Just something to think about….
Those who have a heart for morality, believe God’s heart centers on morality.
Those who have a heart for orphans, believer that God’s heart centers on orphans.
Those who have a heart for America, believe that God’s heart centers on America.
Those who have a heart for prayer, believer that God’s heart centers on prayer.
Those who have a heart for the church, believe that God’s heart centers on the church.
Those who have a heart for missions, believe that God’s heart centers is for missions.
Those who have a heart for individuals, believe that God’s heart centers on the individual.
Those who have a heart for families, believe that God’s heart centers on families.
Those who have a heart for the Bible, believe that God’s heart centers on the Bible.
And on it goes…
Nothing is as sobering as seeing your sin and weakness and then marveling at the consuming beauty of grace. God has used a book over the past few weeks to do both in my life. I have had to put it down several times because the pain was too great and the worship so strong. Wrestling With an Angel is about a father’s experience with his special needs son and God. The subtitle of the book tells it all: A story of love, disability, and the lessons of grace.
It surprised me that it hit so hard. The chapters are short but the connection to what it means to be a fallen parent regardless of the child God has entrusted you to raise is sharp. I strongly recommend this for all parents. It will help you see your journey in a whole new light. Parenting is never for the faint of heart and some hearts grow through unimaginable pain. Here is an extended excerpt to provide a taste.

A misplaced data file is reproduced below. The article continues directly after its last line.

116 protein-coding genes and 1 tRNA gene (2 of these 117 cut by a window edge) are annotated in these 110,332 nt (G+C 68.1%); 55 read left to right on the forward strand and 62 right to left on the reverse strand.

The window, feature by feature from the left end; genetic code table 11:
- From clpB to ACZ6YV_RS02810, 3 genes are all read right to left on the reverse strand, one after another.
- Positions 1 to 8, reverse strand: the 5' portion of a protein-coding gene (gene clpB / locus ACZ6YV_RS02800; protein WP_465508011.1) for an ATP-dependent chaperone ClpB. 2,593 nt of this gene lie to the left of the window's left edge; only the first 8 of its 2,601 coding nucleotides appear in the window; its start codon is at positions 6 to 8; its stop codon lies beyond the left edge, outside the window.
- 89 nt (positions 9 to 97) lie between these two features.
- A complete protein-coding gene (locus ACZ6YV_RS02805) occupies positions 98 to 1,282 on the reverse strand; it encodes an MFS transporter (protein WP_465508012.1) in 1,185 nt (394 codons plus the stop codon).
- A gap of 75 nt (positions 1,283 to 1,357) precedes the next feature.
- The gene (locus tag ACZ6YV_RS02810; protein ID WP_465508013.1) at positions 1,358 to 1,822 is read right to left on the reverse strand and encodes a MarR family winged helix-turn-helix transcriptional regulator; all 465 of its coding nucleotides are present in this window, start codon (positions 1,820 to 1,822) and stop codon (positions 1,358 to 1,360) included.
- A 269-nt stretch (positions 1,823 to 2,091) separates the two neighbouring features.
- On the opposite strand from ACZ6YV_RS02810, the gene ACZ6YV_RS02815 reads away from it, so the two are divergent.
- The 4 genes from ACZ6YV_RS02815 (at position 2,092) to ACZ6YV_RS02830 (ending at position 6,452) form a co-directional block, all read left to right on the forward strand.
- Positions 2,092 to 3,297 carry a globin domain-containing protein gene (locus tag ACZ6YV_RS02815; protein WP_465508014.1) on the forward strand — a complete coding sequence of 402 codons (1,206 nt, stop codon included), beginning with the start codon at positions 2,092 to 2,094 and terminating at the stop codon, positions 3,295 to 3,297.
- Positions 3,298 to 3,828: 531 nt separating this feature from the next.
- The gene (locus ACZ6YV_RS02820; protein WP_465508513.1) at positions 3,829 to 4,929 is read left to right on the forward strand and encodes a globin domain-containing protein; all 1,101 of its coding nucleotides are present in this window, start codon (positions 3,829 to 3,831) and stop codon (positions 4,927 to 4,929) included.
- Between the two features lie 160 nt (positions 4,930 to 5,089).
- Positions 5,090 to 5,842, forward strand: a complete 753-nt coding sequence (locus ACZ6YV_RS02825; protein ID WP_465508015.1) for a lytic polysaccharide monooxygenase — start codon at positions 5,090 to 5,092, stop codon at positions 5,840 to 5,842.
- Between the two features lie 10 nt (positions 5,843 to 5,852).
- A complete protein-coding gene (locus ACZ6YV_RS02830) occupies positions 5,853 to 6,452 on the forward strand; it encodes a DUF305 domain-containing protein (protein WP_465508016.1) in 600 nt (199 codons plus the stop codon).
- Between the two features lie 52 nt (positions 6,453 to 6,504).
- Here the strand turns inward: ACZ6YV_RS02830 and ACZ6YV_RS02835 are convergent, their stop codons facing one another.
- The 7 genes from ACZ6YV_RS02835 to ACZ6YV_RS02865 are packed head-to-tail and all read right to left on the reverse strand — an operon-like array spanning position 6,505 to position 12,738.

The alarm goes off inside my head usually a few moments before the clock on my nightstand sets in motion the events of the morning. It is amazing how the mind and body can sync to a schooled stimulus response, almost to the minute, each and every day.
It’s 5:58 a.m. and I have two minutes before my morning routine begins.
I watch the clock and wait for the alarm. It’s not a desire for more sleep that holds me in place. Nor is it the comfort of my blanket on this crisp, cold, dark morning. I take refuge in my bed for these few peaceful moments to think about my life.
I reflect on my weakness and inability to meet the demands that have been placed on me through the circumstances of my journey. I wonder why God’s plan for my life includes so much frustration and hurt. Then I question why God even has a plan for me at all as I contemplate my sin, self- centeredness, pride, and constant sense of failure.